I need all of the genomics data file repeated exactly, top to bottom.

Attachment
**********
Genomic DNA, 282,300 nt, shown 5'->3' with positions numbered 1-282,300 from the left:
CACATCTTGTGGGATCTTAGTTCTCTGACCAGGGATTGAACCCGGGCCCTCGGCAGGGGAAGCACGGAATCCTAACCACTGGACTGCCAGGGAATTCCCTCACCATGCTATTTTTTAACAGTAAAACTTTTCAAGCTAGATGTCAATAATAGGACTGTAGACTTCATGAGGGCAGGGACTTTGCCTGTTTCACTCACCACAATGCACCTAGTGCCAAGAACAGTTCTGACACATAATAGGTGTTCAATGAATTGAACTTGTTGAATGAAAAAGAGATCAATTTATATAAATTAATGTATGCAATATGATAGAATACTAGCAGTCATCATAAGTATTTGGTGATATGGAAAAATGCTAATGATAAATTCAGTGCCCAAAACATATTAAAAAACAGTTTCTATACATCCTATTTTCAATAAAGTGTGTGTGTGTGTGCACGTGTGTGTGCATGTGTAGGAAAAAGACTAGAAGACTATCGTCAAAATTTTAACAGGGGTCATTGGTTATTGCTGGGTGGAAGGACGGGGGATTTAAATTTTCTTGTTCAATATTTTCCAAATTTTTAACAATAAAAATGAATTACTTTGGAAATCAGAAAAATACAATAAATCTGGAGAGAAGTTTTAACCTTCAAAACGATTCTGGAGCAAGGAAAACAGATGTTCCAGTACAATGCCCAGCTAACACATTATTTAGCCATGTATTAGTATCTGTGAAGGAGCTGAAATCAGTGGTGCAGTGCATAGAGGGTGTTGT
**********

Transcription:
Genomic DNA, 282,300 nt, shown 5'->3' with positions numbered 1-282,300 from the left:
CACATCTTGTGGGATCTTAGTTCTCTGACCAGGGATTGAACCCGGGCCCTCGGCAGGGGAAGCACGGAATCCTAACCACTGGACTGCCAGGGAATTCCCTCACCATGCTATTTTTTAACAGTAAAACTTTTCAAGCTAGATGTCAATAATAGGACTGTAGACTTCATGAGGGCAGGGACTTTGCCTGTTTCACTCACCACAATGCACCTAGTGCCAAGAACAGTTCTGACACATAATAGGTGTTCAATGAATTGAACTTGTTGAATGAAAAAGAGATCAATTTATATAAATTAATGTATGCAATATGATAGAATACTAGCAGTCATCATAAGTATTTGGTGATATGGAAAAATGCTAATGATAAATTCAGTGCCCAAAACATATTAAAAAACAGTTTCTATACATCCTATTTTCAATAAAGTGTGTGTGTGTGTGCACGTGTGTGTGCATGTGTAGGAAAAAGACTAGAAGACTATCGTCAAAATTTTAACAGGGGTCATTGGTTATTGCTGGGTGGAAGGACGGGGGATTTAAATTTTCTTGTTCAATATTTTCCAAATTTTTAACAATAAAAATGAATTACTTTGGAAATCAGAAAAATACAATAAATCTGGAGAGAAGTTTTAACCTTCAAAACGATTCTGGAGCAAGGAAAACAGATGTTCCAGTACAATGCCCAGCTAACACATTATTTAGCCATGTATTAGTATCTGTGAAGGAGCTGAAATCAGTGGTGCAGTGCATAGAGGGTGTTGT